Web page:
Torah.org Home Subscribe Services Support Us
 
Print Version

Email this article to a friend

Parshas Beshalach

When Pharaoh and his army were in hot pursuit the Bnei Yisroel cried out (vayitz'aku) to Hashem. (14:10). Immediately afterward (14:11-12) they told Moshe how upset they were that he took them out of Egypt and that it would have been preferable to remain in Egypt rather than die in the desert.

Onkeles translates vayitz'aku in the sense of crying out with a complaint (see Ramban). According to Onkeles the flow of the psukim is understandable. First they complained to Hashem, then they turned to Moshe.

Rashi, however, translates vayitz'aku in the sense of crying out in prayer, meaning that they davened. Rashi, quoting the Mechilta, says this was an adoption of the behavior of their forefathers who instituted davening.

According to Rashi, (i) how are we to understand the flow of the psukim - if they were davening presumably they were not complaining to Hashem, so why would they turn to complain to Moshe, and (ii) why does Rashi tell us that they adopted the behavior of their forefathers; Rashi could just say simply that vayitz'aku means they davened - what compels Rashi to describe the source of davening at this juncture?

[Ba'er Haytev explains that they first davened, but, when feeling that their prayers were unanswered, they turned against Moshe. The Ramban explains that there were different groups within the Jewish people - some, a minority, went to daven sincerely, others went to complain. These explanations would answer the first question but not the second.]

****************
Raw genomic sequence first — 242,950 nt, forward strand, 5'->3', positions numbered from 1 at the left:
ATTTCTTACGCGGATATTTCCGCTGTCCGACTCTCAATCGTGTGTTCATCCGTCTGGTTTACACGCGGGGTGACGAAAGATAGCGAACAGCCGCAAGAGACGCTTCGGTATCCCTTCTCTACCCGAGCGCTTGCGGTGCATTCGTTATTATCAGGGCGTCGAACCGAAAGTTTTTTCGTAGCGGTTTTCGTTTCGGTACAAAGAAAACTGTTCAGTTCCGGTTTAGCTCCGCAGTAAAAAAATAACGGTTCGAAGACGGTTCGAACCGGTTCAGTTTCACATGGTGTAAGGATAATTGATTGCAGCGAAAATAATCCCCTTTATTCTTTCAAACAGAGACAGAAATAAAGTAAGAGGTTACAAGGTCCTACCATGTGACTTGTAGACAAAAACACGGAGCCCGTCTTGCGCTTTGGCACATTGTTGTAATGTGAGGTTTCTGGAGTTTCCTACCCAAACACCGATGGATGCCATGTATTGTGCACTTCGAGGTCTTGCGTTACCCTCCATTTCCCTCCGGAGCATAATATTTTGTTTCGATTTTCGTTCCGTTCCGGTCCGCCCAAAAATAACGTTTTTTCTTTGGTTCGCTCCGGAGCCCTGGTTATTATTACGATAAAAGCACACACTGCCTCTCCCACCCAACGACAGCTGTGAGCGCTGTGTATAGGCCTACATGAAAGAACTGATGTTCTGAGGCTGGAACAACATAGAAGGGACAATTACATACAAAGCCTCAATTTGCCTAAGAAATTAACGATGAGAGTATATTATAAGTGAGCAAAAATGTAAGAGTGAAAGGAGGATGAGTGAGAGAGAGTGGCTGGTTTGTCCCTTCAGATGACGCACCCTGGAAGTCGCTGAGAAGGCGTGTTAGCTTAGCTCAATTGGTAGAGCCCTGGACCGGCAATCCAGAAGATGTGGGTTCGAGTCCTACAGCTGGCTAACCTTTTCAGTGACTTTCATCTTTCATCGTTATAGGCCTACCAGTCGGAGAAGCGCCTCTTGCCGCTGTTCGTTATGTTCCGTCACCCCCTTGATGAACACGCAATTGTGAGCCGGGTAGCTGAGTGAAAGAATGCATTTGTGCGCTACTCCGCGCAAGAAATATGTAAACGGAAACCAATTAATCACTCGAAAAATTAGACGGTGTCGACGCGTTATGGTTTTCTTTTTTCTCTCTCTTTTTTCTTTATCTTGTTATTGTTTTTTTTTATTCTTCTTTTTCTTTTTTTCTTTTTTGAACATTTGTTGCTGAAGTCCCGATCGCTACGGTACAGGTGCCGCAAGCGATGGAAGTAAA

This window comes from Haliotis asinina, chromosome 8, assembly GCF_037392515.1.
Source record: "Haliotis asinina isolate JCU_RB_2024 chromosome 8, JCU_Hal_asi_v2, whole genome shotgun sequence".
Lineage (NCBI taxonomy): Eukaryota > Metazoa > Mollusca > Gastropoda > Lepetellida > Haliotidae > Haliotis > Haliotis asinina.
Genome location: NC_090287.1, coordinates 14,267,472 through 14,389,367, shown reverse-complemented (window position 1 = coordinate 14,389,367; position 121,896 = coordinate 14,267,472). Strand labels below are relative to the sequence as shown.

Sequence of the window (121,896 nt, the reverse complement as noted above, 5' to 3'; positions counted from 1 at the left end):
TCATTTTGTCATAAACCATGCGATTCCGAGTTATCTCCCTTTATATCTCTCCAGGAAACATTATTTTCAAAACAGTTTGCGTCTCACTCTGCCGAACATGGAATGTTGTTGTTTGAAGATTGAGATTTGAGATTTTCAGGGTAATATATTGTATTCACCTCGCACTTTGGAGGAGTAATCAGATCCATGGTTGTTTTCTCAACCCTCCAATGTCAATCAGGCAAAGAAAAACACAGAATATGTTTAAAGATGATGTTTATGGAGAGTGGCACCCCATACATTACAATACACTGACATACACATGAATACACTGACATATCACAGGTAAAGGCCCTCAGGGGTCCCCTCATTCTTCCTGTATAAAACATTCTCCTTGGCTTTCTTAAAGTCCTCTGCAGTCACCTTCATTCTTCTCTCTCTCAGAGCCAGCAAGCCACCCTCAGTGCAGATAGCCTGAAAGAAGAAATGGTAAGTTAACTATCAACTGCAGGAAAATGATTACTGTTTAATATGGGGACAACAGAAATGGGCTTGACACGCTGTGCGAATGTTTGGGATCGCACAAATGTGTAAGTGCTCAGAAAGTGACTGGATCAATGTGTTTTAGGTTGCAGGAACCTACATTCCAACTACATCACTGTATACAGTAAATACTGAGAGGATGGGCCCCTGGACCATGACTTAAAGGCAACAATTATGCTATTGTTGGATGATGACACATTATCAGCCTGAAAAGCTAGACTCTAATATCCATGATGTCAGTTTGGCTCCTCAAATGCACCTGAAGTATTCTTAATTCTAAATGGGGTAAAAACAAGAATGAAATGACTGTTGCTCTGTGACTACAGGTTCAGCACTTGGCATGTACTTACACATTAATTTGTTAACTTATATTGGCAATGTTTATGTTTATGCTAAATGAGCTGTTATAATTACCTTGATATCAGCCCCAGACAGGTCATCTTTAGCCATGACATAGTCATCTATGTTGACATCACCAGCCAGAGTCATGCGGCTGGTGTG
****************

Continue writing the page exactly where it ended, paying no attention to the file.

The Maharal (in Gur Aryeh) gives an ingenious (and timelessly relevant) explanation. Rashi is bothered by the first question of how to reconcile the flow of the psukim; how does davening lead to complaining. By saying that they adopted the davening behavior of their forefathers (instead of simply saying that vayitz'aku means they davened) Rashi is explaining that their prayers were not sincere; they davened because it was a family custom to do so, but they did not have kavana or really believe in the power of their davening. So first they davened (without kavana) because that was their (mindless) custom, then they turned against Moshe, which was their true agenda.


Gal Einai, Copyright 2006 by Gedalia Litke and Torah.org


 






ARTICLES ON VAYEITZEI AND CHANUKAH:

View Complete List

The Mysterious Ways of Women
Rabbi Aron Tendler - 5764

Point of Order
Rabbi Mordechai Kamenetzky - 5761

Holy Eyes
Rabbi Label Lam - 5772

Looking for a Chavrusah?

The Inns and Outs of Galus
Rabbi Eliyahu Hoffmann - 5761

Shadowy Existence
Rabbi Eliyahu Hoffmann - 5763

Out, Up, and On His Way
Rabbi Pinchas Winston - 5759

> The Best Credentials
Rabbi Yochanan Zweig - 5774

To Fergin or Forget
Rabbi Yochanan Zweig - 5774

There to Share
Rabbi Label Lam - 5763

Frumster - Orthodox Jewish Dating

Anti-Semitism: The Original Source
Shlomo Katz - 5764

'Mehadrin' - An Understanding of the Concept
Rabbi Yehudah Prero - 5755

Influences
Rabbi Yaakov Menken - 5763

ArtScroll

A Spiritual Holiday
Rabbi Yehudah Prero - 5755

You've Got To Have Heart
Rabbi Yissocher Frand - 5762

Leah's Eyes
Shlomo Katz - 5758

The Lost Jewel
Shlomo Katz - 5765



Project Genesis

Torah.org Home


Torah Portion

Jewish Law

Ethics

Texts

Learn the Basics

Seasons

Features

TORAHAUDIO

Ask The Rabbi

Knowledge Base




Help

About Us

Contact Us



Free Book on Geulah!




Torah.org Home
Torah.org HomeCapalon.com Copyright Information